Why then is the Lausanne Movement calling for and organizing a Global Workplace Forum (GWF) at this time? Given all that is occurring in the world of work today, and amidst this great global crisis, are there opportunities for the Church, Christian Mission, and spread of the Gospel? Yes, there are immense opportunities. That is why the Lausanne Movement has launched a major project called the Global Workplace Forum (GWF). In June, 800 selected Christian thinkers and workers will gather in Manila, Philippines, to wrestle with the issue of what it means to bear witness to Christ and have Kingdom impact in every sphere of society, especially in the marketplaces and workplaces of the world. The GWF will:

  • ENERGIZE Christians in the Global Workplace Movements/Marketplace Ministries.
  • EQUIP and EMPOWER participants with the appropriate tools and resources for tackling issues in the Global Workplace.
  • ENGAGE in partnerships and collaborations towards meaningful and transformational impact to further Kingdom witness in the workplaces of the world and in every sphere of human society, including Government, Industry and Commerce, the Military, the Academies of Learning, the world of Sports, Entertainment, and the Arts.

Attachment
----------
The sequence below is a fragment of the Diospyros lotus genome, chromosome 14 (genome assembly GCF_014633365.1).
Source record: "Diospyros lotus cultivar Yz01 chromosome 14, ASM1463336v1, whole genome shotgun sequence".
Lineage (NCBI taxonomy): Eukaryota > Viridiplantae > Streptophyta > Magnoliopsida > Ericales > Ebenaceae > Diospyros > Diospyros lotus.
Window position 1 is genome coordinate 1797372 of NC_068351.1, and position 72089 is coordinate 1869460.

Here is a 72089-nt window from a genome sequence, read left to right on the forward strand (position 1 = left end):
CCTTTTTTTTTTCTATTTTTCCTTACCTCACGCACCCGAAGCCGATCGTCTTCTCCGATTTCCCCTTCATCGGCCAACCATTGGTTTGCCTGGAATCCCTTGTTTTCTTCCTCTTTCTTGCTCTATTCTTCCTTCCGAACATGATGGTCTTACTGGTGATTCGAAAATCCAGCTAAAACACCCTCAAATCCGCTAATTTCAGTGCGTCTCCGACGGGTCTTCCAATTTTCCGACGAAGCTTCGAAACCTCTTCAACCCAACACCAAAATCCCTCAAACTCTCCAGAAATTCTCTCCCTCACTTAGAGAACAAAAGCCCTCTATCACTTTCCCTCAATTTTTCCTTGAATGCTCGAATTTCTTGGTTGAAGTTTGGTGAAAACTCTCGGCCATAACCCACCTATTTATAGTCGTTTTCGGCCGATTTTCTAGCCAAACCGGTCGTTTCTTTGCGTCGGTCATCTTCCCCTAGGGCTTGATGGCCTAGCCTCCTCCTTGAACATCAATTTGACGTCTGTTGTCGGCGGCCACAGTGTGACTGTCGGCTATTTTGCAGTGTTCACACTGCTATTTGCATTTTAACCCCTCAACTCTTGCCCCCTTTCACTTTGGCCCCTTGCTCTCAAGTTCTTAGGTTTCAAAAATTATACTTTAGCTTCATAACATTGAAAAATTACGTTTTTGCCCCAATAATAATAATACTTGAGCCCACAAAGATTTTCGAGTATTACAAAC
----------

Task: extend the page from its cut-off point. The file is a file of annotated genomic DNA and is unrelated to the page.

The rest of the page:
The Role of the Church

The Church needs a more vibrant presence among the 60% of the global workplace who operate in the informal sector, mostly in the Global South. How does the Church, especially in the Global South, sharpen its influence and enhance work and workplace productivity? A more vibrant and pro-active Theology of Work (TOW) is a necessity for emerging leaders of the Church in the Global South. As the growing pressures of joblessness, poverty, social exclusion, and aging congregations affect the vibrancy and strength of Church life, it is now becoming quite apparent that an adequate and practical Theology of Work (TOW) is a necessity for all demographic groups of society. The Church in the Global South understands this challenge and is finding ways to respond to it as a practical and ethical dimension of its mission. Perhaps the GWF 2019 in Manila might provide some further answers for the Global Church and unlock what Michael Oh, CEO of the Lausanne Movement, calls ‘The Scandal of the 99’. [9. “The Scandal of the 99: Lausanne Call to Global Mission”, Michael Oh, PhD, Global Executive Director/CEO, Lausanne Movement. Interview with Ed Stetzer at Amplify 2018 on Global Mission & Evangelism.]